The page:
That the authors dismiss the findings out of India and Iraq (namely that paid living donors fare badly post-donation), insisting they are not indicative of how a market would fare in the U.S. because the ‘quality’ of care would be higher here, demonstrates the authors’ ignorance of the U.S. transplant industry.

1. We had NO national standards of living donor evaluation, selection or care until 2013 (nearly 60 yrs after the first living kidney donor transplant).

2. We had no standards of informed consent until 2013, and even now it is paltry.

3. Since 2000, transplant centers have been FEDERALLY MANDATED to report one year of follow up on all their living donors, yet a decade later, they ‘lose’ more than 1/3. All they had to report was a ‘patient status’. In other words, they don’t know if more than 1/3 of their LDs are alive or dead one year post-donation.

4. Even though 20-30% of all living donors experience depression, anxiety, anger, grief, and/or PTSD post-donation, not a single transplant center offers structured aftercare or support services.

So where exactly is this higher quality?

Other aspects the authors overlook:

– Their discussion of deceased donor organs fails to include the viable deceased organs known to be discarded every year because they originate from donors over the age of 50 (See OPTN’s proposed kidney allocation policy changes).

– They fail to acknowledge that transplants are not cures, but treatments. Most recipients will need multiple transplants to achieve a normal life span. 15% of the wait list at any time has had at least one prior transplant. (So we have to ask ourselves: how many healthy people aka living donors should be compromised for one recipient?)

– The number of prior living kidney donors wait listed in need of their own kidney transplant has risen from 285 in March 2011 to 324 at the end of 2012, (), a number that will, by all estimates, continue to grow. Encouraging living kidney donation is, in effect, creating a new class of kidney patients.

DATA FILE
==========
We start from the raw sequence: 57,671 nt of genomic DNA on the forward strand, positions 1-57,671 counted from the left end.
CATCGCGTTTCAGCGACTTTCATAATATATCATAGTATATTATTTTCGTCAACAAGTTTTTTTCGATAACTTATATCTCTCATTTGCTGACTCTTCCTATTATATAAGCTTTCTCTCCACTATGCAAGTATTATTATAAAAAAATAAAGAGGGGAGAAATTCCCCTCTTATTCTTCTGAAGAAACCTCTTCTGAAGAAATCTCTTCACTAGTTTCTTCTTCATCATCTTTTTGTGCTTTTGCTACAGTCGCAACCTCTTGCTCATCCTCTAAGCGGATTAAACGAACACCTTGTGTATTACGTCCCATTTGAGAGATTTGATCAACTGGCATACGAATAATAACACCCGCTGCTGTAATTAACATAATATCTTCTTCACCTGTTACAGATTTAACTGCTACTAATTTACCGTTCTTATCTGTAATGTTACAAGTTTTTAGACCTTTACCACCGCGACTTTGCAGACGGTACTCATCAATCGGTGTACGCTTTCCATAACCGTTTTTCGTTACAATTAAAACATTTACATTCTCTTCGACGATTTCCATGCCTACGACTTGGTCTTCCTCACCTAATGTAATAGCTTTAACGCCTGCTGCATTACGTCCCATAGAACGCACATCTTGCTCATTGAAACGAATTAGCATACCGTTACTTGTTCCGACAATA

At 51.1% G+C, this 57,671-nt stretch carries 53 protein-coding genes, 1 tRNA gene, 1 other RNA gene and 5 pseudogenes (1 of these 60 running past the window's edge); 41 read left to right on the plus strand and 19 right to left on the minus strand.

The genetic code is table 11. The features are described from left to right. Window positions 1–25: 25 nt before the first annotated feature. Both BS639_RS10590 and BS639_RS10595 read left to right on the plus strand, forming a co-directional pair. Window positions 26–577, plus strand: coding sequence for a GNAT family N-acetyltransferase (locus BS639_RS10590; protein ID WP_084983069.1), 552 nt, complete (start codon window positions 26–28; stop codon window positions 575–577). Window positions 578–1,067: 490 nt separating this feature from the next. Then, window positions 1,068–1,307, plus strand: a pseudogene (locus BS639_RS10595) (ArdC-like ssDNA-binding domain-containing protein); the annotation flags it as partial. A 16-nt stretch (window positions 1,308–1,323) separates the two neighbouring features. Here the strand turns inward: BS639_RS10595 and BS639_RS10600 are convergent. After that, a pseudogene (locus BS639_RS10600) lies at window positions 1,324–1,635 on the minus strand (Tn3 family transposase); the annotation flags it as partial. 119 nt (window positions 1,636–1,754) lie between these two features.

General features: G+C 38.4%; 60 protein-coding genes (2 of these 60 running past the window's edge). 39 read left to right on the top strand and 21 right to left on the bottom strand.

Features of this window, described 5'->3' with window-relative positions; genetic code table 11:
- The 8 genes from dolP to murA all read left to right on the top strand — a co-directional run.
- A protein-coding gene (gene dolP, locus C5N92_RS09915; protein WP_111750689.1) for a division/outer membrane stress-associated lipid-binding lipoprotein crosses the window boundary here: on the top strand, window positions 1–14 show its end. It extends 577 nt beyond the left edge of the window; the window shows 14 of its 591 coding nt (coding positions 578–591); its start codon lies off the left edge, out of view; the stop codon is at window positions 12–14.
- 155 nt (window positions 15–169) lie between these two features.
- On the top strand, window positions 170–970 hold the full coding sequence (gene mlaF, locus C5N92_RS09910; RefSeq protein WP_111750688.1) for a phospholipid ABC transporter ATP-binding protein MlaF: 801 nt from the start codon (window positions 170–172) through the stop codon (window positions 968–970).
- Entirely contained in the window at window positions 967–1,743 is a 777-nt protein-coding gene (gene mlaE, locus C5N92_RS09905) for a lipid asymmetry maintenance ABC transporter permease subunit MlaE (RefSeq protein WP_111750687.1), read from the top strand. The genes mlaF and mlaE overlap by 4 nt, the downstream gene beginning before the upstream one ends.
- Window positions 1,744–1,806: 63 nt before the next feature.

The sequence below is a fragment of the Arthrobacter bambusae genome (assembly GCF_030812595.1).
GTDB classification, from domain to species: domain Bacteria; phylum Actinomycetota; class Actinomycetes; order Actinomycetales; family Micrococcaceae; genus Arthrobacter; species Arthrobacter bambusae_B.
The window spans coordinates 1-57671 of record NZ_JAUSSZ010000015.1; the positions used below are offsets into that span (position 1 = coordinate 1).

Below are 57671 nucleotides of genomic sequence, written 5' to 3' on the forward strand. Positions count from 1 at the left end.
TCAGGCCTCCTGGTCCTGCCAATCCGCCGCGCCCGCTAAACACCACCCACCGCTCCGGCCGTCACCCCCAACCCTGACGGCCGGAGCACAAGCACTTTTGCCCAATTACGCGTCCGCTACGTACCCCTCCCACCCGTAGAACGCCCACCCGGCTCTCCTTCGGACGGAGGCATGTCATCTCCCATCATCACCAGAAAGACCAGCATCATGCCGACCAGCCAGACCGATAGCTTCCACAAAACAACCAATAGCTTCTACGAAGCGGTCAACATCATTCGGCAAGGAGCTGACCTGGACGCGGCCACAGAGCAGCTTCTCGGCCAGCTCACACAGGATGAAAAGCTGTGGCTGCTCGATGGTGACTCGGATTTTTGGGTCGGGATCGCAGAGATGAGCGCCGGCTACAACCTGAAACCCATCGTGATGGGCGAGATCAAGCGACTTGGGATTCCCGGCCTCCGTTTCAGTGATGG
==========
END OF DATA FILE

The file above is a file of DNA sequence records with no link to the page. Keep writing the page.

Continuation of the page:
All reports from every country with legal or illegal organ sales reveals the paradigm to be great for recipients, doctors, and govts but detrimental for the person relinquishing the kidney. Since 2006, when the authors produced their flawed argument, multiple studies have been published from multiple countries, all with the same result.

According to USRDS, diabetes accounts for 44% of all kidney failure, and hypertension another 26%. The best way to address the so-called organ shortage is to embark on a robust prevention and treatment program for both. Unfortunately, that approach doesn’t result in media-worthy, attention-grabbing papers.

If anyone is following our discussion I will be brief and refer them to Dr Raad’s 2010 refutation of the above ably-presented points: There has been ample discussion of Nobelist Dr Becker’s free-market approach since his 2006 paper, but of course new ideas take awhile to take root. Meanwhile, deaths-by-waitlist have plummeted in countries willing to think outside the box I believe we’re in.

It’s clear you’re not interested in actually having a discussion about this issue, considering you’ve ignored the role of prevention and treatment, the historical lack of protections and standards for living donor care, and the overwhelming evidence that markets are dangerous and harmful to those who sell/relinquish kidneys.

As for the link:

1. Iran didn’t eliminate their waiting list:

2. Soliciting someone’s opinion on a theoretical decision has very little correlation to what someone would do if the real situation arose.

Joan, I would like to know a little more about your positions on this matter. Could you please send me any additional materials that you have. I found the above PDF a little disturbing. Thanks in advance for your time.

James Myers

I sent your request to Jane some time ago. Hopefully she got back to you.